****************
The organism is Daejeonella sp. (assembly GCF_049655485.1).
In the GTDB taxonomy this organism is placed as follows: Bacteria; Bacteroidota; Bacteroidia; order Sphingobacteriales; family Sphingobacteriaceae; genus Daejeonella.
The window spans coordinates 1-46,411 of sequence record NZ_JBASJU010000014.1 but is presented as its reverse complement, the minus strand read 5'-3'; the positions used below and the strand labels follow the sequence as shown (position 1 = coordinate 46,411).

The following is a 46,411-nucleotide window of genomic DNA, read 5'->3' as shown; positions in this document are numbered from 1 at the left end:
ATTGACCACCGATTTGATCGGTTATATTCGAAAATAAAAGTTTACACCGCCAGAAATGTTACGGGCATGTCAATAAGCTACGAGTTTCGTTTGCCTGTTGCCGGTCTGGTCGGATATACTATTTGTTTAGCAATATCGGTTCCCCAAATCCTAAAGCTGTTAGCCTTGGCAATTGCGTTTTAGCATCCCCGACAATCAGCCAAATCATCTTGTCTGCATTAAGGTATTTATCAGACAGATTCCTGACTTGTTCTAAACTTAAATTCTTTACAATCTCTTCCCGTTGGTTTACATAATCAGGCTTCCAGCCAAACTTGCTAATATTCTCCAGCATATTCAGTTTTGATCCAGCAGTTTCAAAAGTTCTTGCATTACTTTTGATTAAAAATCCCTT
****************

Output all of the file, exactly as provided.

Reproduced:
The organism is Daejeonella sp. (assembly GCF_049655485.1).
In the GTDB taxonomy this organism is placed as follows: Bacteria; Bacteroidota; Bacteroidia; order Sphingobacteriales; family Sphingobacteriaceae; genus Daejeonella.
The window spans coordinates 1-46,411 of sequence record NZ_JBASJU010000014.1 but is presented as its reverse complement, the minus strand read 5'-3'; the positions used below and the strand labels follow the sequence as shown (position 1 = coordinate 46,411).

The following is a 46,411-nucleotide window of genomic DNA, read 5'->3' as shown; positions in this document are numbered from 1 at the left end:
ATTGACCACCGATTTGATCGGTTATATTCGAAAATAAAAGTTTACACCGCCAGAAATGTTACGGGCATGTCAATAAGCTACGAGTTTCGTTTGCCTGTTGCCGGTCTGGTCGGATATACTATTTGTTTAGCAATATCGGTTCCCCAAATCCTAAAGCTGTTAGCCTTGGCAATTGCGTTTTAGCATCCCCGACAATCAGCCAAATCATCTTGTCTGCATTAAGGTATTTATCAGACAGATTCCTGACTTGTTCTAAACTTAAATTCTTTACAATCTCTTCCCGTTGGTTTACATAATCAGGCTTCCAGCCAAACTTGCTAATATTCTCCAGCATATTCAGTTTTGATCCAGCAGTTTCAAAAGTTCTTGCATTACTTTTGATTAAAAATCCCTT